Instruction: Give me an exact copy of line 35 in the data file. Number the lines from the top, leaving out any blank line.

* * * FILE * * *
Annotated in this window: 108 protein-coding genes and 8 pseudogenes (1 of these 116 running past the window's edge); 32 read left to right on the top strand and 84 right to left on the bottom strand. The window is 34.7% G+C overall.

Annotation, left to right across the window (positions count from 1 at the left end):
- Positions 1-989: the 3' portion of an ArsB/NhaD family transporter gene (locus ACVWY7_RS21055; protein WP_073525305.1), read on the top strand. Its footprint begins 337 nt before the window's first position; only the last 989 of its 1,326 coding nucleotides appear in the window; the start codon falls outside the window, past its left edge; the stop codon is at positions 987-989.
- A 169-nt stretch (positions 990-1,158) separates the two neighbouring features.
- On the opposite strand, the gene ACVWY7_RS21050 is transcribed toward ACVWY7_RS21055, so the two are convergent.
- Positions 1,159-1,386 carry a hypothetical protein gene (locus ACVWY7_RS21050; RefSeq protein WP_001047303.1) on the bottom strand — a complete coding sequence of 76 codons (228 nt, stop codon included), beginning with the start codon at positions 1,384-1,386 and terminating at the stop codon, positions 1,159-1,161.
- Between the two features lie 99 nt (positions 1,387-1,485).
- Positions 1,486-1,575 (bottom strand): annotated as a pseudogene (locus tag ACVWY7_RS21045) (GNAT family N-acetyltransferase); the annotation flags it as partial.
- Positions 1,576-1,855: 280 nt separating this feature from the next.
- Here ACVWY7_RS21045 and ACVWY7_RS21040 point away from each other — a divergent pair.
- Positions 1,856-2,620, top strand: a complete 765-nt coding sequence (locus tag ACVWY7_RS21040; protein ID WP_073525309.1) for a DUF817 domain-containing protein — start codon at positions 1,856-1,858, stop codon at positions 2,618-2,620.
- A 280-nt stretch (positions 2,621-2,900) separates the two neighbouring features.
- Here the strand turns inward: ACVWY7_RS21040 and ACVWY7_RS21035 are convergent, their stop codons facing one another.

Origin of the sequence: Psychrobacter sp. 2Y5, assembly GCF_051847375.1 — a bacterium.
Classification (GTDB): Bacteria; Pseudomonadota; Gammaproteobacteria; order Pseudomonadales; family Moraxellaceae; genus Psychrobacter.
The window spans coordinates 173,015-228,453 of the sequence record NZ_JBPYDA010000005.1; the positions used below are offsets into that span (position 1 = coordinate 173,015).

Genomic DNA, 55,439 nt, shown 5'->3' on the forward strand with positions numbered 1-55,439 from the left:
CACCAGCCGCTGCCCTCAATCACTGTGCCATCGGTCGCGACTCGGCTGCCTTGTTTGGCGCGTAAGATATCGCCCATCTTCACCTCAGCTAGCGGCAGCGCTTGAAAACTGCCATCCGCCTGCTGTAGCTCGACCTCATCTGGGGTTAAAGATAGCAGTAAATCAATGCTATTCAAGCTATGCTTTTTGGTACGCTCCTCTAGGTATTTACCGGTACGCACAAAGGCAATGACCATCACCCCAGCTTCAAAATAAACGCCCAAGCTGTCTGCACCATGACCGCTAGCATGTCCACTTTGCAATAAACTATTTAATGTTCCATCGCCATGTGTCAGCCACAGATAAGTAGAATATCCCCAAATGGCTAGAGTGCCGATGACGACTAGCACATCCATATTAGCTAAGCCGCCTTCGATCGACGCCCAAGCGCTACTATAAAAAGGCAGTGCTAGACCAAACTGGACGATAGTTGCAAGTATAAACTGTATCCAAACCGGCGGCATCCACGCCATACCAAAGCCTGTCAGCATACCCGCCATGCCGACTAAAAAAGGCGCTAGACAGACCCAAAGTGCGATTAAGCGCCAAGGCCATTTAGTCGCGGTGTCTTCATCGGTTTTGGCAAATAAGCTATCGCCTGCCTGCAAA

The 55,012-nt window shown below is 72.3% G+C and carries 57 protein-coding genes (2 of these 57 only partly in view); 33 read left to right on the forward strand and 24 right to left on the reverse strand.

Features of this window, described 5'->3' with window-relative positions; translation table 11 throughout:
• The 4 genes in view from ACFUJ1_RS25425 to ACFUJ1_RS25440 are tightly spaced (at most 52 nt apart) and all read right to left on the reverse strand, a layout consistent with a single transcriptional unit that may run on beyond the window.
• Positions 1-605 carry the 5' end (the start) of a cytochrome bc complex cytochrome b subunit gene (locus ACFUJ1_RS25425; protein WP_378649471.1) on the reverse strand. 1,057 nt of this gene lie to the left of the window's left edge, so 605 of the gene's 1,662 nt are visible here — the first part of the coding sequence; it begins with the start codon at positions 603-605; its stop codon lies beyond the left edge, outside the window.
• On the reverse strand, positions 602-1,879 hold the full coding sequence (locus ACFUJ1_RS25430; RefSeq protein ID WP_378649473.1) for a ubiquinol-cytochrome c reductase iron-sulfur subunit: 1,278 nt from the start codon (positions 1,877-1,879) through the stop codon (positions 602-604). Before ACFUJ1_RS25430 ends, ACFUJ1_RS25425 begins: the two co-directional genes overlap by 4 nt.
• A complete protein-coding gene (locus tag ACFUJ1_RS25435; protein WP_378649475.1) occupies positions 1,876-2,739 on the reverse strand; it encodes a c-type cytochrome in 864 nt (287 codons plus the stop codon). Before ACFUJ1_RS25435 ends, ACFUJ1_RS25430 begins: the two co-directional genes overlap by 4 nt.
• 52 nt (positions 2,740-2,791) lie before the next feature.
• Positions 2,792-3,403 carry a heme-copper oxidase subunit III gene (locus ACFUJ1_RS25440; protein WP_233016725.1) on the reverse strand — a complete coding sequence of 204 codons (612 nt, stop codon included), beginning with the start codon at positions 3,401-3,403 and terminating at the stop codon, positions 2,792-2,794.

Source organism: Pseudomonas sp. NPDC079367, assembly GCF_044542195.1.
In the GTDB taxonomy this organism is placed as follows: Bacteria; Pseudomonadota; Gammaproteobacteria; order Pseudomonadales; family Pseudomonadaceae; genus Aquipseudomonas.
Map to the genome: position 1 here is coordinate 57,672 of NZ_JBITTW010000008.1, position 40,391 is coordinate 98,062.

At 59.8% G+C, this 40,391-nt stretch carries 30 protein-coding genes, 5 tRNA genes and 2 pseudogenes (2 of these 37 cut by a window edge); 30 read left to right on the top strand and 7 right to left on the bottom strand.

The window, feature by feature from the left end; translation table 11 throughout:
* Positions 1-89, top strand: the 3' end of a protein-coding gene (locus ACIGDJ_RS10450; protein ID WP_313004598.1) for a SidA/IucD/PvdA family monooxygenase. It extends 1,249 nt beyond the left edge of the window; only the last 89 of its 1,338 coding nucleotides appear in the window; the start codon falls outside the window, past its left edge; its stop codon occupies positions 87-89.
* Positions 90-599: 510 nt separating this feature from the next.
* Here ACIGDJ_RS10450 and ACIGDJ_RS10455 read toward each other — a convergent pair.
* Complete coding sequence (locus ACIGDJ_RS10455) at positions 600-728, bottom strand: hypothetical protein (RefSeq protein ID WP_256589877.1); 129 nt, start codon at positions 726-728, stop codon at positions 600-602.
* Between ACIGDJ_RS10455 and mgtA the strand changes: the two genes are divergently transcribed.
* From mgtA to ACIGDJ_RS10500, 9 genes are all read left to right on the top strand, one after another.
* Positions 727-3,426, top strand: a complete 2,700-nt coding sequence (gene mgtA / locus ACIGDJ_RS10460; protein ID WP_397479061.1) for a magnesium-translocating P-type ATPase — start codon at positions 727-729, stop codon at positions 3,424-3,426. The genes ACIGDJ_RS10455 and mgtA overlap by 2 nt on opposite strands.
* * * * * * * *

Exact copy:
* Complete coding sequence (locus ACIGDJ_RS10455) at positions 600-728, bottom strand: hypothetical protein (RefSeq protein ID WP_256589877.1); 129 nt, start codon at positions 726-728, stop codon at positions 600-602.